Phone 507-964-5547 FAX 507-964-2423.
Hours: Monday-Wednesday 8:00 a.m. to 4:00 p.m.;
Thursday 8:00 a.m. to 2 p.m.; and Friday closed.
Entered as Periodicals postal matter at Arlington,
MN post office. Postage paid at Arlington USPS No.
031-980.
Subscription Rates: Minnesota – $33.00 per year. Out-
side of state – $38.00 per year.
Arlington ENTERPRISE
Guest Column
Letters To The Editor
The search for a new superintendent at the Sibley East Pub-
lic Schools is almost complete. The School Board, after a
thorough process, is expected to offer the position to a final
candidate during a special meeting in Arlington on Tuesday
night, Feb. 12.
People, of course, will have a variety of thoughts and opin-
ions on the selection of the final candidate, but it will be dif-
ficult for these same individuals to criticize the process to
date.
The School Board, with the assistance from the South Cen-
tral Service Cooperative, has organized a very open process
to involve citizens from throughout the school district.
The process began with community meetings last fall. More
recently, citizens have had the chance to attend the interviews
with the four semi-finalists although few people have taken
advantage of that opportunity. In addition, citizens will have
an opportunity to meet the two finalists during separate can-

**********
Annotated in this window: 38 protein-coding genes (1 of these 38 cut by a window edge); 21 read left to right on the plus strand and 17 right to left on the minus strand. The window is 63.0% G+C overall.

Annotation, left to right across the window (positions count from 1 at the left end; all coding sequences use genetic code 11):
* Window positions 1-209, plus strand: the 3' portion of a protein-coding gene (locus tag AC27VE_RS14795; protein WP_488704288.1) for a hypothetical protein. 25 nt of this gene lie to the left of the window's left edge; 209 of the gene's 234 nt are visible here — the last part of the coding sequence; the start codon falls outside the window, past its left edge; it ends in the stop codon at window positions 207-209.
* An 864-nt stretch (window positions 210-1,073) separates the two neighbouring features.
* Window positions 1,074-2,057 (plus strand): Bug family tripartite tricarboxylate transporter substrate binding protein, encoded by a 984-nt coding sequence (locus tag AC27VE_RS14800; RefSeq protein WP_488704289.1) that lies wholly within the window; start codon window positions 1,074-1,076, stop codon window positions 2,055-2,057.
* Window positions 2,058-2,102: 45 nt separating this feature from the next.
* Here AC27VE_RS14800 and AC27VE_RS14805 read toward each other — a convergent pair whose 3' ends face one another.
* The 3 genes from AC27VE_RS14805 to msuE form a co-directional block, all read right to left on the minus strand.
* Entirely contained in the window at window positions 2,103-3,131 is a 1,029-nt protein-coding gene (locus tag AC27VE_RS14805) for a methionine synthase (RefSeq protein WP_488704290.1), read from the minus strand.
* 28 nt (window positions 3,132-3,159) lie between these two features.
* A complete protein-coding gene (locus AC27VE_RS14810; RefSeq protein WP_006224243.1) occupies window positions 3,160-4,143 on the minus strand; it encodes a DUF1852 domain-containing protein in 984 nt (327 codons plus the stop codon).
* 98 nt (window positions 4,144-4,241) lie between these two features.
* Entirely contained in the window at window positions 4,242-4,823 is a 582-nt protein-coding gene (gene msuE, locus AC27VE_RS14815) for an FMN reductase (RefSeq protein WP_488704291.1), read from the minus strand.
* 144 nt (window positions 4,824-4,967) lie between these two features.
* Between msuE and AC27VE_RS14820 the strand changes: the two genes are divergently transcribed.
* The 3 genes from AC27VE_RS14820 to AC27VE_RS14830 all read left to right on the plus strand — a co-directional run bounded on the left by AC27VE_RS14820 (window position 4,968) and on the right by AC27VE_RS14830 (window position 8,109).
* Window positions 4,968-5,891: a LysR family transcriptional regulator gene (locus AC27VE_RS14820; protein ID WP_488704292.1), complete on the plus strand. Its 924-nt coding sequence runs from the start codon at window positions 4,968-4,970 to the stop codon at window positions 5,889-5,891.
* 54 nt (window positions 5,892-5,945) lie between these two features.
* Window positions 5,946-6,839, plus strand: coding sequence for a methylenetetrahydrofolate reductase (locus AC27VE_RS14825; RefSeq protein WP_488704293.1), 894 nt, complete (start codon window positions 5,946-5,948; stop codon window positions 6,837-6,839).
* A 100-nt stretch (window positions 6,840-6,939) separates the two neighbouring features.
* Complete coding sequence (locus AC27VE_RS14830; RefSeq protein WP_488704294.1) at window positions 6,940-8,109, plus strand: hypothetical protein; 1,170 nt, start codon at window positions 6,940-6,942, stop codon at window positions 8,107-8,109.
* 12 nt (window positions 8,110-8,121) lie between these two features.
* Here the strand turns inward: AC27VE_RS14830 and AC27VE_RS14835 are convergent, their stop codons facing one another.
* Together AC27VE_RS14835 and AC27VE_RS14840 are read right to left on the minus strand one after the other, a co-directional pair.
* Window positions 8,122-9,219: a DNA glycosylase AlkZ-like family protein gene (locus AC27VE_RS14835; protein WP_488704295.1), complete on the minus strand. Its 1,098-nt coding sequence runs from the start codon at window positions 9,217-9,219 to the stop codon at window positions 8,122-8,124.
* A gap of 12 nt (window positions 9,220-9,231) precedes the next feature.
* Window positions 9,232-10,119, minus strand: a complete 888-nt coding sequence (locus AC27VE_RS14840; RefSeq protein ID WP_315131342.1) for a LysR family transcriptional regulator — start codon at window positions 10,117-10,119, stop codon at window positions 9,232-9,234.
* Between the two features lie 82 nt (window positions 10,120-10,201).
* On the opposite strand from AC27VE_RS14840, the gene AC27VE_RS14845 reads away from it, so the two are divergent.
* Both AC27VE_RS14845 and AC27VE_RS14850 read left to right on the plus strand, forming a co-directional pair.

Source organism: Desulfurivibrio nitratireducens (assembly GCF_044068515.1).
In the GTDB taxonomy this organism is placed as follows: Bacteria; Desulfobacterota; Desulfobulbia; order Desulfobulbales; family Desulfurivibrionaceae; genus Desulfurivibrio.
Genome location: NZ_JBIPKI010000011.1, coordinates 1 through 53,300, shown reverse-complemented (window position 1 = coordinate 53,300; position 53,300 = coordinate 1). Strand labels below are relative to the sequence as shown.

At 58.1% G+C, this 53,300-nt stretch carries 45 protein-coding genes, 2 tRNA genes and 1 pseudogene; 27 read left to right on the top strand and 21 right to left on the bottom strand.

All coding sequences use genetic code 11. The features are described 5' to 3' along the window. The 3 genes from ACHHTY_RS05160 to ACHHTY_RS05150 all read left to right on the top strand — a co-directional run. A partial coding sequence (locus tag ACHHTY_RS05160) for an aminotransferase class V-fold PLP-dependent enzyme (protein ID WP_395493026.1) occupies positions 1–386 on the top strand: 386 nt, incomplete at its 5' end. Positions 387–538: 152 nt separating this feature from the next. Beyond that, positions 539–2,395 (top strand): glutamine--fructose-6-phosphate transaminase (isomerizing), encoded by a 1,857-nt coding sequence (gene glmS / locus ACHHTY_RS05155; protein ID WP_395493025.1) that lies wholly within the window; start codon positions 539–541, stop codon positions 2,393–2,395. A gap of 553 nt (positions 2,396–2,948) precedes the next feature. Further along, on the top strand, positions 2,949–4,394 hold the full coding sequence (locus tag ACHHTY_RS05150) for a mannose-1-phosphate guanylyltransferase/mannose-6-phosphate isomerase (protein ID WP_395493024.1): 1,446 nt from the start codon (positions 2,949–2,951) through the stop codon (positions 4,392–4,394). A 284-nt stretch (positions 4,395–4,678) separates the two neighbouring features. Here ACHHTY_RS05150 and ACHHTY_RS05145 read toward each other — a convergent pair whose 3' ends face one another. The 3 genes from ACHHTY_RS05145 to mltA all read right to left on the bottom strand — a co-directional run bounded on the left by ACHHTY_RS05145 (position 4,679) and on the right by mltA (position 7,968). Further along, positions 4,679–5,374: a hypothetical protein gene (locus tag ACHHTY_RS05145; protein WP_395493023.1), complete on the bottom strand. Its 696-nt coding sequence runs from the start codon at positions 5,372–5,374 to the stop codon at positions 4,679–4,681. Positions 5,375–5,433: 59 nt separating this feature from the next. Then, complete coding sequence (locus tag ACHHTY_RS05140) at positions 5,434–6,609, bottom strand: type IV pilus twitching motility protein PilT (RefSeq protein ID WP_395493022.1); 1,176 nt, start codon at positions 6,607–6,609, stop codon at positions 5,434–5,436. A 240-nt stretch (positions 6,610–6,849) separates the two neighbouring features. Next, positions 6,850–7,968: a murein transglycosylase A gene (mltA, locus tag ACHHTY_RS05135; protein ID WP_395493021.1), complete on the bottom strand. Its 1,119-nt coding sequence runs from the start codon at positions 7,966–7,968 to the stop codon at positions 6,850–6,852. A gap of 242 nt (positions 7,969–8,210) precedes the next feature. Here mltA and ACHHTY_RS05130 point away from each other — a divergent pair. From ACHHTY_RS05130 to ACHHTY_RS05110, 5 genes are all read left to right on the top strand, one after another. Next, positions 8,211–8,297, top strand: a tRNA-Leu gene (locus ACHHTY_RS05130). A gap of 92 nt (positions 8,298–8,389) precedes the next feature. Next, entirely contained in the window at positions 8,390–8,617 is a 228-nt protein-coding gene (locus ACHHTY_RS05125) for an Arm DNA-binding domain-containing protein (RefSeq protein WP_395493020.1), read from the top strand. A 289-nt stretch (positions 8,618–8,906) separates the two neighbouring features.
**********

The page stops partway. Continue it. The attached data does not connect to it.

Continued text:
didate meetings in Arlington from 4 p.m. to 5 p.m. Monday,
Feb. 11 and Tuesday, Feb. 12.
Furthermore, South Central Service Cooperative consultant
Ed Waltman and Interim Superintendent John Langenbrunner
have frequently and quickly provided informational updates
to the Arlington Enterprise and have responded to any con-
cerns or questions raised by this newspaper.
The process has been very open to date and that is what the
citizens should expect and deserve.
The School Board, in less than a week, will finalize a move
to hire the next superintendent for the Sibley East Public
Schools. The move to hire a superintendent to lead the school
district in the future is probably the most important decision
the School Board will ever make. Good luck.
-K.M.
Too Tall’s Tidbits
Happy Birthday and Happy An-
niversary to the following local and
area residents compliments of the
Arlington Lions Club Community
Calendar.
February 8
Cody Voight, Jacob Brueggemeier,
Katelyn Ures, Mabel Meyer, Marie
Kreft, Mary Pioske and Mike
Scharping.
February 9
Aleyhnna Pedraza, Drew Berger,
Logan Brau and Zach Goheen.
February 10
Barb Meyers, Carol Thomes, Dr.
Jared Gustafson, Luke Luskey,
Oscar Kreft, Ralph Soeffker and
Rich Nagel.
February 11
Lori Vos, Lynda Quast, Mary Jane
Beck, and Mr. and Mrs. Bill Pinske.
February 12
Jason Lenertz and Ron Laabs.
February 13
Erin Pinske, and Mr. and Mrs. Todd
Sandberg.
February 14
Kaili Diehn and Katie Evenson.
*****
A tiger was walking through the
jungle one day and saw two men re-
laxing under a tree. One was reading
a newspaper, and the other was
working feverishly on a manual
typewriter.
The tiger leapt on the man with
the newspaper, and ate him up. The
tiger did not bother the other man at
all. That's because any predator
knows that readers digest but
writers cramp.
*****